The above title and sub-titles group together a large number of important papers by this famous historian, some hitherto unpublished, which do not form part of fuller systematic works.

J. Vicens Vives occupies an outstanding place in modern Hispanic historiography. His extraordinary work is to be seen in his writings—-remember Noticia de Catalunya and Aproximación a la historia de España among others—in the publication of the Índice histórico español, in his university chair, from which he has guided excellent disciples, and in the publishing house which he founded and which now brings out these works of his.

Vicens Vives defends a critical and objective attitude in the face of historical facts against the idealistic subjectivism which other historians have cultivated in Spain. He aims at surmounting not only the external history of political facts, but also that of institutions and culture, in an integral interpretation with special attention to geographical, social, and economic factors.

The papers brought together in these two volumes are written in Catalán or Spanish. Those which have been written originally in other languages have been translated into Catalán in the first volume and into Spanish in the second volume. The first volume contains Estudis written from 1931 until the author’s death in 1962, in a very revisionist tone. The majority refer to Ferdinand II (the Catholic) — vindicated by the author—and John II of Aragón. Then come the so-called “Primers Assaigs” (First Essays) of a polemic nature, prior to 1936. The essays grouped under the titles of “L’espill dels dies” (The Mirror of the Days) and “Cultura i erudieió” (Culture and Erudition) were published respectively in the magazines Serra d’or and Destino. Some “Prólegs” (Prefaces) and an “Apendix” follow with writings by other persons about Vicens Vives.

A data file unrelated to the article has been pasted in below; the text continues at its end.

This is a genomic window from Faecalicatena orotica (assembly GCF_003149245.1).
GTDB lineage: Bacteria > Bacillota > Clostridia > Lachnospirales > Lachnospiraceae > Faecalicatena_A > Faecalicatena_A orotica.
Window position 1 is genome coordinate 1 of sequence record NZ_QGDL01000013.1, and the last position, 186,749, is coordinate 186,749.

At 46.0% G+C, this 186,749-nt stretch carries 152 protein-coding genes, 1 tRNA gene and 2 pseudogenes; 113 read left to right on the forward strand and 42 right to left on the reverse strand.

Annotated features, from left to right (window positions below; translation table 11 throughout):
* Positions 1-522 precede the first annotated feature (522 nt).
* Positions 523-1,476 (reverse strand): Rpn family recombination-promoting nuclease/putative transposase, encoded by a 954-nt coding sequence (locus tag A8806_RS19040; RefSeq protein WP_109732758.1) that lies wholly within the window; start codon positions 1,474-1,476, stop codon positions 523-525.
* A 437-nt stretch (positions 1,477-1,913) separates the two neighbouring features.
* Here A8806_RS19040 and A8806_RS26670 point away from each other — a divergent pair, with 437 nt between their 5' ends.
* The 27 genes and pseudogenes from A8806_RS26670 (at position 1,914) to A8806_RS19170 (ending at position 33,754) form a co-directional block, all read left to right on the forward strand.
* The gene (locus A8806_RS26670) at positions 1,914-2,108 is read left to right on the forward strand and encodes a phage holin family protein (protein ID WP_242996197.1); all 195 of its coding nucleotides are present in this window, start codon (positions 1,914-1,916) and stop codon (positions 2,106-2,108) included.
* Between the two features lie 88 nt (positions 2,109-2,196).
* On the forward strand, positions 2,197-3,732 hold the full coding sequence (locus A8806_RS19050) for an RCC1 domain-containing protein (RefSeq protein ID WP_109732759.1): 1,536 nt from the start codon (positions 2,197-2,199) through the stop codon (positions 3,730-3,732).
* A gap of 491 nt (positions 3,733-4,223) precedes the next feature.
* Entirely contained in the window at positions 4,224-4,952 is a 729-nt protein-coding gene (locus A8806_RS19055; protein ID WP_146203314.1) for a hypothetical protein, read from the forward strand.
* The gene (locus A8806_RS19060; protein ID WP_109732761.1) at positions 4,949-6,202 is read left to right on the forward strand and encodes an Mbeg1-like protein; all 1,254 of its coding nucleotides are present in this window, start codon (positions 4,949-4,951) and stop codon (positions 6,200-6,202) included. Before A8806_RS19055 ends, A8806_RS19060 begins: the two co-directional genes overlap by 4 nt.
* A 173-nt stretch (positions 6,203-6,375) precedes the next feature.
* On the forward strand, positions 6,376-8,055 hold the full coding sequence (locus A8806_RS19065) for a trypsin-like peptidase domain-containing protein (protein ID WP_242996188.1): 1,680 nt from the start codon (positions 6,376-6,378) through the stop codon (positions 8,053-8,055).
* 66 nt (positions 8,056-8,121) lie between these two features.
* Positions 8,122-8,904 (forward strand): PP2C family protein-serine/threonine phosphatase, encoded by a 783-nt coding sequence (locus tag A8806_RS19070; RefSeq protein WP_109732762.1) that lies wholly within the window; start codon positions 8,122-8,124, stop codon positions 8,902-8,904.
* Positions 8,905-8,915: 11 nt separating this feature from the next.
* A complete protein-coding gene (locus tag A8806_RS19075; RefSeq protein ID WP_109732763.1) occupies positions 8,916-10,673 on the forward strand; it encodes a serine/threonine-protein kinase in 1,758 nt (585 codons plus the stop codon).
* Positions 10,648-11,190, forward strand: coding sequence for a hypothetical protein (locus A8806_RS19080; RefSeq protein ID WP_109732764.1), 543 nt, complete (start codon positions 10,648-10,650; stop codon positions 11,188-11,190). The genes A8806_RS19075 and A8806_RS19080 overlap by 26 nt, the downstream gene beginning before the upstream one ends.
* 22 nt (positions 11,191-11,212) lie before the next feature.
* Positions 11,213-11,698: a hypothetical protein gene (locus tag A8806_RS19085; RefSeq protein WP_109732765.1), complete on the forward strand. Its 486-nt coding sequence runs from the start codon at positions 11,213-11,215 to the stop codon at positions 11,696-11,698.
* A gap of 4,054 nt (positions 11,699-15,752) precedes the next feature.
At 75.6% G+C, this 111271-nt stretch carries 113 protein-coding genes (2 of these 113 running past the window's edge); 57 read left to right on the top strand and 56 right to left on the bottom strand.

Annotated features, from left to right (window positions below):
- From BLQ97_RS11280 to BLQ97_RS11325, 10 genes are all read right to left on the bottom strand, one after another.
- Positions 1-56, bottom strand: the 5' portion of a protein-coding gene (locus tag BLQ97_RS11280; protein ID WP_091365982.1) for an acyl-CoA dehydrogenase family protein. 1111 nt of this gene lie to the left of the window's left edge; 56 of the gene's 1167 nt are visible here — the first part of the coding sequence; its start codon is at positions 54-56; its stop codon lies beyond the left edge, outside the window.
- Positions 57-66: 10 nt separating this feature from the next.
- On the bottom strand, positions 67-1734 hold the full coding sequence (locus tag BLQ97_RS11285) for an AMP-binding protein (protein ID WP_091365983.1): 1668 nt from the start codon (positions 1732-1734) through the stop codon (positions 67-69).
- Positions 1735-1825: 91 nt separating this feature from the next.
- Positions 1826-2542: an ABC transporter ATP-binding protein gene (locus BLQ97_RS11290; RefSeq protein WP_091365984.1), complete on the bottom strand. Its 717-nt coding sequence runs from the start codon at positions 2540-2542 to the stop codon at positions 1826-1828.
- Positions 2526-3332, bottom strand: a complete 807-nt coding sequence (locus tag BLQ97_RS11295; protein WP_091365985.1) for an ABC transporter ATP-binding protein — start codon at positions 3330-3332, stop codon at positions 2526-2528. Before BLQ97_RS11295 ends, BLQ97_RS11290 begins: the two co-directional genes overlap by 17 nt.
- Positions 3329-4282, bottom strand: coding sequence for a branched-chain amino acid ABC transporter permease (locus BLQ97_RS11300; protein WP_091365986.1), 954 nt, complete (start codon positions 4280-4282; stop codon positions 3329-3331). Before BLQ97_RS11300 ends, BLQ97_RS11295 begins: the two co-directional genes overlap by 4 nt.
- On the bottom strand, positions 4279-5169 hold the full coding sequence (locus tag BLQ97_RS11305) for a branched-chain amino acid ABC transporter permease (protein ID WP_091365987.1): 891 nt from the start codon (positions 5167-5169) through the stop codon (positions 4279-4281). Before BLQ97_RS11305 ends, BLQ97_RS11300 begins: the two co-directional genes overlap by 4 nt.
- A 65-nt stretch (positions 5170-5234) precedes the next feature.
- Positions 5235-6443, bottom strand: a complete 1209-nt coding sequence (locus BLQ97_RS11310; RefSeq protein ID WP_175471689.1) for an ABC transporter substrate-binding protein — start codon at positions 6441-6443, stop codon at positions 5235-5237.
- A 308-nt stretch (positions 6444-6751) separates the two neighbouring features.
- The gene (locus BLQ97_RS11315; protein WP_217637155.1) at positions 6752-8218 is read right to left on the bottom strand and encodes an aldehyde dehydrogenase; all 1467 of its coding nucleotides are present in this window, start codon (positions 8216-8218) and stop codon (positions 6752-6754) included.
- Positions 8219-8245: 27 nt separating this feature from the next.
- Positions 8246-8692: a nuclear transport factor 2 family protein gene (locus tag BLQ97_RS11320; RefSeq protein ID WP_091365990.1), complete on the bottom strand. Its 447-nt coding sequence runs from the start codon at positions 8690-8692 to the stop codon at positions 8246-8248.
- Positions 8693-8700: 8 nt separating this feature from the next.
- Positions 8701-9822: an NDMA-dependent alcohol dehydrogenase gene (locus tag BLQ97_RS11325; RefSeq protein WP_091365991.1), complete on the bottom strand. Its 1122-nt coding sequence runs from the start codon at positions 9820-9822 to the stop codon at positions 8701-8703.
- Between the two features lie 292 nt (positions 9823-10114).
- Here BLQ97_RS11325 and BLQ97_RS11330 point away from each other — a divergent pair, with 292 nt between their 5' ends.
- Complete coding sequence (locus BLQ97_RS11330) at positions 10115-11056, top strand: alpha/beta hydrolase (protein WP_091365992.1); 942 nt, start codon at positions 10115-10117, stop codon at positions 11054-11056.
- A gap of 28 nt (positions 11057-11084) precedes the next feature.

The second volume contains “Estudios” on Spain especially, with emphasis on historiographical revisions and on social and economic history. Many of the so-called “Ensayos” which follow had appeared in the magazine Destino and deal also with South American subjects. The third section “Historia de Europa y del mundo” expresses the universality of the author’s interests. A novel group is formed by four unpublished projects on the university and on historical research. Finally there are some “Prólogos” and an “Apéndice” with two interviews.

A praiseful introduction by Ramón d’Abadal begins the work, and both volumes close with an editorial note which explains their composition.